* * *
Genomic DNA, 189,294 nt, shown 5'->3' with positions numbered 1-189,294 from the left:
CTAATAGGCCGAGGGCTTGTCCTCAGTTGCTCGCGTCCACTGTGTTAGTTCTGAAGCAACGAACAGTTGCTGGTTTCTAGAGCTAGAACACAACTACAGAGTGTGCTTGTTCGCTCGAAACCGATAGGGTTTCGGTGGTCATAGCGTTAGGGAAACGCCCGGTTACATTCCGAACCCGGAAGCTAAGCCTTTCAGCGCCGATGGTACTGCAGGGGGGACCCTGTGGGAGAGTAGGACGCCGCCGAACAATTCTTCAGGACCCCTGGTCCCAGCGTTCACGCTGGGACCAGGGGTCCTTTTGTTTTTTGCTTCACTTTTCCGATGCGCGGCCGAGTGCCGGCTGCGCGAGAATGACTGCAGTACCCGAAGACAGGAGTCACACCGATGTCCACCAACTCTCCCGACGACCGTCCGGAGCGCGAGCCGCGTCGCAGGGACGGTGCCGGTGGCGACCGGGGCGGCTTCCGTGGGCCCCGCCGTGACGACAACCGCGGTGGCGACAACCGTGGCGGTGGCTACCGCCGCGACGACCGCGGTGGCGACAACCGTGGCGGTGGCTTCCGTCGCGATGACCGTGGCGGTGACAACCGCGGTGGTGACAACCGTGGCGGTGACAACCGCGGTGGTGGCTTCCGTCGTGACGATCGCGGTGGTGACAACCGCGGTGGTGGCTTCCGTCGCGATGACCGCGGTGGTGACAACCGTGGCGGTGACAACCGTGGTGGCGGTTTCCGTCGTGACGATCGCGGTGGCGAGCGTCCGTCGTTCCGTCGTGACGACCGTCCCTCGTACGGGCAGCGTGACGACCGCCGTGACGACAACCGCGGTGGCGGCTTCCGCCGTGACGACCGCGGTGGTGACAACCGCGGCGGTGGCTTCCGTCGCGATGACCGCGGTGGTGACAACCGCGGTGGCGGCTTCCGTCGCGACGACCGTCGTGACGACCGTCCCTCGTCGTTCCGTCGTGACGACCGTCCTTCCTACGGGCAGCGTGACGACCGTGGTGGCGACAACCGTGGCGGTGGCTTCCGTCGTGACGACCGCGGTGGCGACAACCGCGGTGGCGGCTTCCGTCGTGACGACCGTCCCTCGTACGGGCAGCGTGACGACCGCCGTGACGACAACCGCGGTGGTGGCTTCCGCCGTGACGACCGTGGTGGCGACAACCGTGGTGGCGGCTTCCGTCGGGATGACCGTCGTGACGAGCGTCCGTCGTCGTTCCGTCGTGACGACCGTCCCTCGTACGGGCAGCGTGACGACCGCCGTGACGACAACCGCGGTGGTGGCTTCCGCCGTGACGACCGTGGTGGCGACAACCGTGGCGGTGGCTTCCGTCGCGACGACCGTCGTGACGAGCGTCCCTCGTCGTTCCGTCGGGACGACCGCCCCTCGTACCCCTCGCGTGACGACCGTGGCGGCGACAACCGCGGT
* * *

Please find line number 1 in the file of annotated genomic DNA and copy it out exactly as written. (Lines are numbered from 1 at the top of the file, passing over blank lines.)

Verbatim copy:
Genomic DNA, 189,294 nt, shown 5'->3' with positions numbered 1-189,294 from the left: